Monday, March 21, 2011

Aerodesign Update

I'll admit, I've been putting off posting about the AIAA team. Not because of a lack of things to talk about, but because I've been having trouble laying hands on things to show. Since the last time I posted, the prototype has had about six flights, of varying degrees of success, and we've started working on our follow-up competition aircraft incorporating lessons learned making the prototype. However, video or images of those flights are not on the web yet, except for the rather pathetic maiden flight.

Click Here for Video Link
As Josh notes, the crash was not as bad as it looks, and the plane was flyable again after an hour or two of work. A little experimenting with motors and propellers found a combination that produced power more like we'd been anticipating, and the current setup is much faster and much better in the air. However, as I dais, I don't have any images or video of that I can point to yet. It's been a long time since I did a proper update, so in place of flight highlights, I'm going to post some images of what, in general, we've been up to. More awaits below the cut.

The prototype, nearing completion. Much prettier than last year's plane (TOM) if I do say so myself.

This year's plane differs in a number of ways from last year. First, after last year, there's a larger core team who generally know how to do what needs to be done. Our president, Josh Nieman, has really taken that core and pushed us to put those abilities to the best use possible, and it payed off: we flew before the paper was due, and incorporated some flight data into the paper, compared to last year when we flew about two months after the paper due date. Thanks to that, we're now able to spend the next month or so remaining before competition fine-tuning our configuration and building the competition plane, instead of desperately working to get one flyable plane.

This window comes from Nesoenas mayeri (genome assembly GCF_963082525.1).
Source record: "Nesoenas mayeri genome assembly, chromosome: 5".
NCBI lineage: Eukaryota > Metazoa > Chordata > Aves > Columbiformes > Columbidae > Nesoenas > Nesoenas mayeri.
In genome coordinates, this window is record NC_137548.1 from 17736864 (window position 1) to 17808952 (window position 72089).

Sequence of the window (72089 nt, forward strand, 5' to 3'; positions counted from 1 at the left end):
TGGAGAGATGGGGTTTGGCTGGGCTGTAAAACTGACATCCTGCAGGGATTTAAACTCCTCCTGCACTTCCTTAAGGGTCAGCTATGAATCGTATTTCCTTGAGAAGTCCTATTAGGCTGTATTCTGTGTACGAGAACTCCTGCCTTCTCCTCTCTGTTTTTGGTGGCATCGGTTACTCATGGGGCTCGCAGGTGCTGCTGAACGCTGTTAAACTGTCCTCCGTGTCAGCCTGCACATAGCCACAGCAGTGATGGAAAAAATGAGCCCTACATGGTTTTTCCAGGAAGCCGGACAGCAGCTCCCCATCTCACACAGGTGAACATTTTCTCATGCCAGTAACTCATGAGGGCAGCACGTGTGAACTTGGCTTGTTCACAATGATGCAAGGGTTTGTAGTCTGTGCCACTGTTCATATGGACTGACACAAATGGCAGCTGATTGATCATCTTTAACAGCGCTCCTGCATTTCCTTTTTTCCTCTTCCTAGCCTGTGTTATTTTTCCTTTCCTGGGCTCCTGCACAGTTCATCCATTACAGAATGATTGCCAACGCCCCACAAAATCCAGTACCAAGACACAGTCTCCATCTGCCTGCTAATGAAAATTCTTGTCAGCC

Another change from last year is our use this year of a molded fuselage, rather than a built up fuselage. What that means is that previously, our fuselage was built from discrete panels of carbon-fiber honeycomb, connected at the joints with carbon fiber strips. This required very complex build-ups, and was costly in terms of time and materials. An image of this process in action can be seen below--yes, this was infact every clamp in the shop in use at once.

First, we would build up the sides.
We would bend the skin-hinges to shape the front and back of the fuselage.
Finally, we would add internal bulkheads and other structure.
Overall, a very complex process. Note the couch in the background of the last picture. This couch was just as terrible as it looks, but it had over the years been beaten to the exact right level of comfort. I used to read on it while waiting for epoxy to dry. It was comfortable, but now it is gone due to safety rule changes. I miss it a lot. Regardless, the new process is a lot different. Instead of building up from panels, we're making use of a negative molding process with the assistance of Industrial Fiberglass Specialties (who have provided the facilities and equipment required). To start, we make a core in the shape of the part we want to make. This core has to be just right, so it took us about three tries to get one right this year. I participated in the preparation of all three cores.

First core. Pretty, but unfortunately the wrong airfoil on the root section
Second core. Produced in only about 10 hours. Correct wing section, but not pretty--didn't go together right.

Me with the third and final fuselage mold core after layup and waxing
Next, we used this fuselage core to build up two molds for the fuselage. One makes the top of the fuselage, the other makes the bottom. Once this mold is made, we can make as many fuselages as we care to with only a few days work by laying new fiberglass into the molds. This is a large part of how we're making two planes this year when last year we were only able to make one. The molding technique reduces the time, effort, and cost of additional fuselages which in the old technique were the most effort and cost intensive element.